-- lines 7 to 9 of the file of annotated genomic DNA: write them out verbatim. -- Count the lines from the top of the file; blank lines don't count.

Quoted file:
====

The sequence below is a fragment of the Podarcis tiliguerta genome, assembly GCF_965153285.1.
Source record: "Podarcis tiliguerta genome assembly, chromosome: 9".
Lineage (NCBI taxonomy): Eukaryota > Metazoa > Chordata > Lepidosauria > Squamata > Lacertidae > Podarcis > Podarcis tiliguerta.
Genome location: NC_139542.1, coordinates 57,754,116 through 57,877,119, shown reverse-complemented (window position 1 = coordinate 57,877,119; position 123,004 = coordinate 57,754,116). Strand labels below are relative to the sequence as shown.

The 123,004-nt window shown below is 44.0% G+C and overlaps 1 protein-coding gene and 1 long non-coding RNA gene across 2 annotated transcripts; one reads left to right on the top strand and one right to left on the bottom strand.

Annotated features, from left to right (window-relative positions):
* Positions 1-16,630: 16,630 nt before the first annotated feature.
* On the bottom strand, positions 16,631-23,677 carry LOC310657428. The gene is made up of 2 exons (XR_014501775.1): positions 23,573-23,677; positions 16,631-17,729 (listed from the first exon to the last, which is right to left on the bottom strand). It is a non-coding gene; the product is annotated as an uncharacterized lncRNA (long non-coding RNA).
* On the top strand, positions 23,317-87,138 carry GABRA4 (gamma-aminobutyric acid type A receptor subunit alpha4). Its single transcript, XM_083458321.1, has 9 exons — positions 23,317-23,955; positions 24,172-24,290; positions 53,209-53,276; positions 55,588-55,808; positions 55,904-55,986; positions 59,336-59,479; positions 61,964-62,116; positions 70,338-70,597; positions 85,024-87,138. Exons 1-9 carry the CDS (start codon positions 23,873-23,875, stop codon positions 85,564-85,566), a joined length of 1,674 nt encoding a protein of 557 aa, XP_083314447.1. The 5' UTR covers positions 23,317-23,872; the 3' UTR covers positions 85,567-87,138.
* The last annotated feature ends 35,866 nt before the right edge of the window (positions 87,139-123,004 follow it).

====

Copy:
* Positions 1-16,630: 16,630 nt before the first annotated feature.
* On the bottom strand, positions 16,631-23,677 carry LOC310657428. The gene is made up of 2 exons (XR_014501775.1): positions 23,573-23,677; positions 16,631-17,729 (listed from the first exon to the last, which is right to left on the bottom strand). It is a non-coding gene; the product is annotated as an uncharacterized lncRNA (long non-coding RNA).
* On the top strand, positions 23,317-87,138 carry GABRA4 (gamma-aminobutyric acid type A receptor subunit alpha4). Its single transcript, XM_083458321.1, has 9 exons — positions 23,317-23,955; positions 24,172-24,290; positions 53,209-53,276; positions 55,588-55,808; positions 55,904-55,986; positions 59,336-59,479; positions 61,964-62,116; positions 70,338-70,597; positions 85,024-87,138. Exons 1-9 carry the CDS (start codon positions 23,873-23,875, stop codon positions 85,564-85,566), a joined length of 1,674 nt encoding a protein of 557 aa, XP_083314447.1. The 5' UTR covers positions 23,317-23,872; the 3' UTR covers positions 85,567-87,138.